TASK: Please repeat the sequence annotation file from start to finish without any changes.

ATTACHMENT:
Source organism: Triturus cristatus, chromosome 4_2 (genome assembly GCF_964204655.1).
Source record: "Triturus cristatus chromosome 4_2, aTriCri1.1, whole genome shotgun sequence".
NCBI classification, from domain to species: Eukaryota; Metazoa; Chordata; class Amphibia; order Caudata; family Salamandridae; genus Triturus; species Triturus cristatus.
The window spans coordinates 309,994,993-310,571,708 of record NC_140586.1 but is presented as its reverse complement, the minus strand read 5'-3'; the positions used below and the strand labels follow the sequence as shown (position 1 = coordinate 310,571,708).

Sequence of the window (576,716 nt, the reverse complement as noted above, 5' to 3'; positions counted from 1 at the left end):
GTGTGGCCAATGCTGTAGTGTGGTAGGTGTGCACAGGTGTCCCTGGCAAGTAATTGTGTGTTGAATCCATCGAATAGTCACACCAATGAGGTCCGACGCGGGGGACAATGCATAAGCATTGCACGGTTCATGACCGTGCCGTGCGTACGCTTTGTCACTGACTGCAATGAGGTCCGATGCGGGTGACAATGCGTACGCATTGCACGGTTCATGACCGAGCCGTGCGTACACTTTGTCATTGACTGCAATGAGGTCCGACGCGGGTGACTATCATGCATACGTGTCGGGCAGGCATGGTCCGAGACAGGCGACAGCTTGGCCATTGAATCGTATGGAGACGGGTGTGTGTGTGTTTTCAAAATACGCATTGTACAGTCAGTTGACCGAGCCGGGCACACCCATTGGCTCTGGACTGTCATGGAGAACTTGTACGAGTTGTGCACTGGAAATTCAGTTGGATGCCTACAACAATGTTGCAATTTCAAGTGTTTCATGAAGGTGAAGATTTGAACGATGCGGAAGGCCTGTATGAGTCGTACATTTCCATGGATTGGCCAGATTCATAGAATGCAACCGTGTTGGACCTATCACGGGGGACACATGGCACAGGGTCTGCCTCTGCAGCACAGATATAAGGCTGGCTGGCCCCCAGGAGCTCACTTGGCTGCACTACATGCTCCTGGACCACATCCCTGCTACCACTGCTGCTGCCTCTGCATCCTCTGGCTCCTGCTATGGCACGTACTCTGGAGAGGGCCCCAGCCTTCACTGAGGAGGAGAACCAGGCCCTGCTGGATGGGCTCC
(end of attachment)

Source organism: Triturus cristatus, chromosome 4_2 (genome assembly GCF_964204655.1).
Source record: "Triturus cristatus chromosome 4_2, aTriCri1.1, whole genome shotgun sequence".
NCBI classification, from domain to species: Eukaryota; Metazoa; Chordata; class Amphibia; order Caudata; family Salamandridae; genus Triturus; species Triturus cristatus.
The window spans coordinates 309,994,993-310,571,708 of record NC_140586.1 but is presented as its reverse complement, the minus strand read 5'-3'; the positions used below and the strand labels follow the sequence as shown (position 1 = coordinate 310,571,708).

Sequence of the window (576,716 nt, the reverse complement as noted above, 5' to 3'; positions counted from 1 at the left end):
GTGTGGCCAATGCTGTAGTGTGGTAGGTGTGCACAGGTGTCCCTGGCAAGTAATTGTGTGTTGAATCCATCGAATAGTCACACCAATGAGGTCCGACGCGGGGGACAATGCATAAGCATTGCACGGTTCATGACCGTGCCGTGCGTACGCTTTGTCACTGACTGCAATGAGGTCCGATGCGGGTGACAATGCGTACGCATTGCACGGTTCATGACCGAGCCGTGCGTACACTTTGTCATTGACTGCAATGAGGTCCGACGCGGGTGACTATCATGCATACGTGTCGGGCAGGCATGGTCCGAGACAGGCGACAGCTTGGCCATTGAATCGTATGGAGACGGGTGTGTGTGTGTTTTCAAAATACGCATTGTACAGTCAGTTGACCGAGCCGGGCACACCCATTGGCTCTGGACTGTCATGGAGAACTTGTACGAGTTGTGCACTGGAAATTCAGTTGGATGCCTACAACAATGTTGCAATTTCAAGTGTTTCATGAAGGTGAAGATTTGAACGATGCGGAAGGCCTGTATGAGTCGTACATTTCCATGGATTGGCCAGATTCATAGAATGCAACCGTGTTGGACCTATCACGGGGGACACATGGCACAGGGTCTGCCTCTGCAGCACAGATATAAGGCTGGCTGGCCCCCAGGAGCTCACTTGGCTGCACTACATGCTCCTGGACCACATCCCTGCTACCACTGCTGCTGCCTCTGCATCCTCTGGCTCCTGCTATGGCACGTACTCTGGAGAGGGCCCCAGCCTTCACTGAGGAGGAGAACCAGGCCCTGCTGGATGGGCTCC